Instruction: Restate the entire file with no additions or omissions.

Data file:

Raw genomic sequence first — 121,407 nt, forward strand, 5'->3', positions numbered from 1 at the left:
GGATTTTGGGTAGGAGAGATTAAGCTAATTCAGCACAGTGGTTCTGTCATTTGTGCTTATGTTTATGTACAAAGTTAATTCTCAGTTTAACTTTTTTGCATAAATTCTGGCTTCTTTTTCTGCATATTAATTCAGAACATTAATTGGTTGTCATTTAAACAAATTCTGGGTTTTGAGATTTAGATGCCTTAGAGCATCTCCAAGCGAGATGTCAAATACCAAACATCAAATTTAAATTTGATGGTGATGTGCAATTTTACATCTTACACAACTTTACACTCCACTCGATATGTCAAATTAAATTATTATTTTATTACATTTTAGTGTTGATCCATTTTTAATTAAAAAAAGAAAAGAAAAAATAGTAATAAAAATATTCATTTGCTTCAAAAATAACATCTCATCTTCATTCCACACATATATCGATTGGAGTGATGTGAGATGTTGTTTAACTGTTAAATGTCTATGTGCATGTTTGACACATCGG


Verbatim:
Raw genomic sequence first — 121,407 nt, forward strand, 5'->3', positions numbered from 1 at the left:
GGATTTTGGGTAGGAGAGATTAAGCTAATTCAGCACAGTGGTTCTGTCATTTGTGCTTATGTTTATGTACAAAGTTAATTCTCAGTTTAACTTTTTTGCATAAATTCTGGCTTCTTTTTCTGCATATTAATTCAGAACATTAATTGGTTGTCATTTAAACAAATTCTGGGTTTTGAGATTTAGATGCCTTAGAGCATCTCCAAGCGAGATGTCAAATACCAAACATCAAATTTAAATTTGATGGTGATGTGCAATTTTACATCTTACACAACTTTACACTCCACTCGATATGTCAAATTAAATTATTATTTTATTACATTTTAGTGTTGATCCATTTTTAATTAAAAAAAGAAAAGAAAAAATAGTAATAAAAATATTCATTTGCTTCAAAAATAACATCTCATCTTCATTCCACACATATATCGATTGGAGTGATGTGAGATGTTGTTTAACTGTTAAATGTCTATGTGCATGTTTGACACATCGG